We were destabilized always into being part of it. Along for the ride. And the dance was wyrd, deliberately so. First a golden spangled curtain on stage right withheld and released the dancers, and also they were standing along the walls waiting for their cues. Meanwhile, a bank of teevees full of shifting patterns faced us sitting in our central seats on the risers. Late in the show those teevees contained eyes, large ones, going horizontal and vertical, estranging the very organ of the eye itself, and I found myself thinking of my animal, a dog whose eyes are both shallow and deep as nature. Always I feel her outer limits, my dog, yet she’s other too. I go only so far in her world without language. Dancers murmur in this piece, not constantly but intermittently in a way that additionally jostled the scale of the production. A word or two would come across, enough for me to feel the life out there and simultaneously my apartness from it. The dancers’ wardrobe seemed like sylvan meets punk. Sally’s choreography derives from sci fi and the history of the genre was spoofed. She’s not a sci fi buff, so perhaps the immersive effect of the show is about our collective alienation in this political moment. Aliens are perpetually odd and desperate. Their fingers flail and signal one another. Sometimes they paw each other’s face for a vanishing contact, an expression of wellness or love. Aliens die because they’re not from here. One hits the floor and the other aliens sniff and surround their fallen friend. I thought of Gulliver among the Lilliputians. Do aliens feel alienated too. The entire cast of eight, at two different points, went full on at us sitting on the risers, confronting us with their faces, bodies, and eyes. A particular scale haunted the production. The non-western deployment of eyes alongside the weird finger dancing created a mutuality effect of us staring at them while they stared at us (I coined “an armada of ya” defensively while they bored in), and continually I nervously scanned the room to see how the other bodies felt. Sound design was active here. At one point a yearning electric Hawaiian guitar herded the dancers and our feelings into the next configuration of push pull and exhilaration, as if now we were at the brink of meaning. Or story. Dancers scare me. Have you ever been to a dancer’s birthday party where the rest of us are afraid to take the floor because they are such happy animals, so adept with their every tentacle, full of shared laughter and belonging and swift movement because they know what this means and we don’t. The regulators of Sally’s ALONG were three roller derby girls who barged onto the scene most often cued by a whistle and whirled in a tight formation, connected and pushing each other. Kathleen Hanna blaring. What they enforced in fact was the rhythm and the timing of the show. They made an outside, a there there. They girded the night. And punk, of course, in the history of the world, was an injection of ‘alien’ after the softer subversive hippy movement failed or moved on. Trying some weirdness was always youth culture’s next step. Think of it. Aliens enter cultural life when we can’t or refuse to assimilate what someone is trying to show, why “they” came. In ALONG it’s sometimes like we’ve got the Living Theater, with their arms raised, becoming trees or jeremiads. But rather than inviting us to join in and feel paradise, now we watch these aliens writhe and prance in a box, or a tube, so to speak. One of the major plot points of ALONG was the unexpected entrance of a drone. The alarming presence and the droning sound of it. Its green light hovered over the piece and the momentary thrill of such a device being on our side, the anticipation of something watching all this and us from above at our or Sally’s behest was an authentically fleeting passion. What the hell is dance after all. We sit in a square, or, I saw a rehearsal of ALONG on Skype a few weeks ago - a camera showed me a partial view of the show, and I puzzled over how something as vital as clusters of bodies in time and space gets telegraphed by a camera or a square room, and then we sit in order to see the spectacle almost as if it were flat. I guess we experience dance viscerally however it comes. We see one body halt and another act upon it, around it, and a third positions herself behind the other two, and the three interact, and I think oh dance is depth though sometimes there is dance in the streets, right, interpolated out there with traffic and passersby, but mostly it’s here in a box which effects the abstraction so the alienation we feel from our bodies can be shoved right in our face and then played with and torqued and then we feel awe and exhilaration at the wily manifestation of these special animals and tonight their invisible drone master, Sally, and poof then it’s gone. Why do dancers pick each other up I asked Sally. It’s framing, to make shapes, to let the dancer display form. Is there an average age I asked Sally. We were standing there after the show. Is it like horses that three is the correct derby moment. You know, and Derby is just a place in England, that’s all it means. And one dancer, Sally says, was free for all of September and that’s why he’s in all of the scenes. Or a lot of them. Who is that older man standing there when we talked. Is he a famous dancer. Oh no I like dancers of all ages Sally says but here they are in front of us, I’d say young and strange and ready to be used. The older man standing there. I wondered who he was. Then they all flail together, all at once, it’s ecstasy, it goes dark, and then it’s done.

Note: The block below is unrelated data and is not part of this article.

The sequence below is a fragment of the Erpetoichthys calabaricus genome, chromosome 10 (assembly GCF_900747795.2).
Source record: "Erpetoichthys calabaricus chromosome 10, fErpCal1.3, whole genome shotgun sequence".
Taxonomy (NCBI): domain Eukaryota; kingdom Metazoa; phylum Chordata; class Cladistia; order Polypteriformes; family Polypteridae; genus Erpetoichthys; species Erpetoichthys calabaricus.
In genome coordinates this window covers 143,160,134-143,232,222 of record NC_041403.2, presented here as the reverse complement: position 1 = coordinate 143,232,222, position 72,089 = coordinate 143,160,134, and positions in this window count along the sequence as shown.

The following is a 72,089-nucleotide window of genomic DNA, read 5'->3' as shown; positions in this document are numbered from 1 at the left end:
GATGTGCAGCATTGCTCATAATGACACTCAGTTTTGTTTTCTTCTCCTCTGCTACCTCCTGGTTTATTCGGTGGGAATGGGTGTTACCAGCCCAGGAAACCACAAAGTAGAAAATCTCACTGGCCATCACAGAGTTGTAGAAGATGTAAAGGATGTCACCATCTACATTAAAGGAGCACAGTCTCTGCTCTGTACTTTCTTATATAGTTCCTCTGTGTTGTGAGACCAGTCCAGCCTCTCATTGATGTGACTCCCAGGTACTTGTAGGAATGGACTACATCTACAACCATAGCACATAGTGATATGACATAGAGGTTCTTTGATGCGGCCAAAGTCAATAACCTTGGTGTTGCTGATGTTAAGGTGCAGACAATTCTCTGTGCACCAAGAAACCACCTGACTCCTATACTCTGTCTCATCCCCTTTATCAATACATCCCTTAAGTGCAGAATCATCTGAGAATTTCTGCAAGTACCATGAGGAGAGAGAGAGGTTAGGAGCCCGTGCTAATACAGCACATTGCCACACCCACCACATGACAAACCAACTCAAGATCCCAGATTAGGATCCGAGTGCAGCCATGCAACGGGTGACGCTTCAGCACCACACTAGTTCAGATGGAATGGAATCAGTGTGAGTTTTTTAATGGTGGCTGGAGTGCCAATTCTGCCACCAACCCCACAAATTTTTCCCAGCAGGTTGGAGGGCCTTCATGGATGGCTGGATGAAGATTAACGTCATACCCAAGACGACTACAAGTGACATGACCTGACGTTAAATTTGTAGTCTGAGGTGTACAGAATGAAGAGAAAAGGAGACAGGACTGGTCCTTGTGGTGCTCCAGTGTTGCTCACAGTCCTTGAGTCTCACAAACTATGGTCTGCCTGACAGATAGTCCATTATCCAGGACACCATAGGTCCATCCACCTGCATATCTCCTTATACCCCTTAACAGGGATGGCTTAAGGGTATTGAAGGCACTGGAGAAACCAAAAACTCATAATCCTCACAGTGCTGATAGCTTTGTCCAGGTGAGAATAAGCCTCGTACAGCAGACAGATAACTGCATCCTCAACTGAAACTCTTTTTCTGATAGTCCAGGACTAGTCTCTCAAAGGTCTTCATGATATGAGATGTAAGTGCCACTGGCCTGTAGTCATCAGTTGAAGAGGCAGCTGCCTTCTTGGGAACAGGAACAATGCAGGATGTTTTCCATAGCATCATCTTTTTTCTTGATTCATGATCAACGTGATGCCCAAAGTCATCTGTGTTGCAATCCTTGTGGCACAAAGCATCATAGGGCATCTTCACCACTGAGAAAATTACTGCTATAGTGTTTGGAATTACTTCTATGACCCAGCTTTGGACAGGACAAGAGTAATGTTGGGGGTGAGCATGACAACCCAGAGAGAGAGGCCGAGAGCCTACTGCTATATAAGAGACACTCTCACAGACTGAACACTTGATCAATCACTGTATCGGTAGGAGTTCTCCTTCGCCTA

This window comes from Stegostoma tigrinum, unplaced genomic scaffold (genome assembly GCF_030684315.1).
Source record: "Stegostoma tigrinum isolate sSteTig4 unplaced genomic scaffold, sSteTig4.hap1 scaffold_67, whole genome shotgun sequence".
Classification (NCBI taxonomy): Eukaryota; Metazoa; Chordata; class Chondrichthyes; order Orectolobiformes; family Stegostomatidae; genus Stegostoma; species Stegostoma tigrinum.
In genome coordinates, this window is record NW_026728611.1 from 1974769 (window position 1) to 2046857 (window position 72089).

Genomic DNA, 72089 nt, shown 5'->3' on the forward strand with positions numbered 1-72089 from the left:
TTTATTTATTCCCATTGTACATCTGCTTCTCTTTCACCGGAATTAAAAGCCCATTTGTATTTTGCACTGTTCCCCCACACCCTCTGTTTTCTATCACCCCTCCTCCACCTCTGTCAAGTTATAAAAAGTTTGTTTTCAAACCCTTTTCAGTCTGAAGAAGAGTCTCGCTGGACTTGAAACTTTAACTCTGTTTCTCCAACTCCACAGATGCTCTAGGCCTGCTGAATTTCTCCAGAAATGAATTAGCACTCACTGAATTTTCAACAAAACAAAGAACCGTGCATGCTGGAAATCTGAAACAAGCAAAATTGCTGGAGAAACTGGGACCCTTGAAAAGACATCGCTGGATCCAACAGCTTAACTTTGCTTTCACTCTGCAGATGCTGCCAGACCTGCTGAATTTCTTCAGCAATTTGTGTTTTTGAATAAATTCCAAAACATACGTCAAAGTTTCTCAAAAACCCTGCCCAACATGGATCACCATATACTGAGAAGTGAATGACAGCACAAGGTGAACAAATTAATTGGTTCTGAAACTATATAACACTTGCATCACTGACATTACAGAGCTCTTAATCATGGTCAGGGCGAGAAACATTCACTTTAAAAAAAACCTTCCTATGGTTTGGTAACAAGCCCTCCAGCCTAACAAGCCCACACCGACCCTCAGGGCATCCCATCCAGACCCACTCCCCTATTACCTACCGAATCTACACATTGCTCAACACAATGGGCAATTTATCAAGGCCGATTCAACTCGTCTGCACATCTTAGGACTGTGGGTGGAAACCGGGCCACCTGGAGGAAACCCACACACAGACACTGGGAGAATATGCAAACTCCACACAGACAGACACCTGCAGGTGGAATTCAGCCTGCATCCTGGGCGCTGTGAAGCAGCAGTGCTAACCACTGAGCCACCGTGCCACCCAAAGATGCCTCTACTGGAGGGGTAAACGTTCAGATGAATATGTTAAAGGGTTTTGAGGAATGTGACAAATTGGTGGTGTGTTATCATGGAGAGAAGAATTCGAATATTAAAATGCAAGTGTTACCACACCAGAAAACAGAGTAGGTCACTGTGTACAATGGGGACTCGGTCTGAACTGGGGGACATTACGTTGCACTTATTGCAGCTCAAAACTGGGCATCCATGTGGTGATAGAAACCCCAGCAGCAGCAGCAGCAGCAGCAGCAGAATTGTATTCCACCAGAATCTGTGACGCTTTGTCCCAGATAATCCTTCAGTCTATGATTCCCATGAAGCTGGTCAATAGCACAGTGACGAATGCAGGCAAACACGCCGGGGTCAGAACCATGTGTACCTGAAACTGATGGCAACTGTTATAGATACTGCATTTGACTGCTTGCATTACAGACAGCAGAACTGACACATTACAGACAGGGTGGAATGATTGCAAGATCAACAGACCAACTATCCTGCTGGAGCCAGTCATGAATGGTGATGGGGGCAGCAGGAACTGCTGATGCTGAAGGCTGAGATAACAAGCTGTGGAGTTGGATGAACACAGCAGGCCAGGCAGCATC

Eileen Myles is a poet, novelist, public talker, and arts journalist. Their 21 books include evolution (poems), Afterglow (a dog memoir), a 2017 re-issue of Cool for You, I Must Be Living Twice: New and Selected Poems, and Chelsea Girls. Eileen is the recipient of a Guggenheim Fellowship, an Andy Warhol/Creative Capital Arts Writers grant, four Lambda Book Awards, the Shelley Prize from the PSA, and a poetry award from the Foundation for Contemporary Arts. In 2016, Myles received a Creative Capital grant and the Clark Prize for excellence in arts writing. In 2019 they will be teaching at New York University and Naropa University and they live in NYC and Marfa, TX.
Photos: Maria Baranova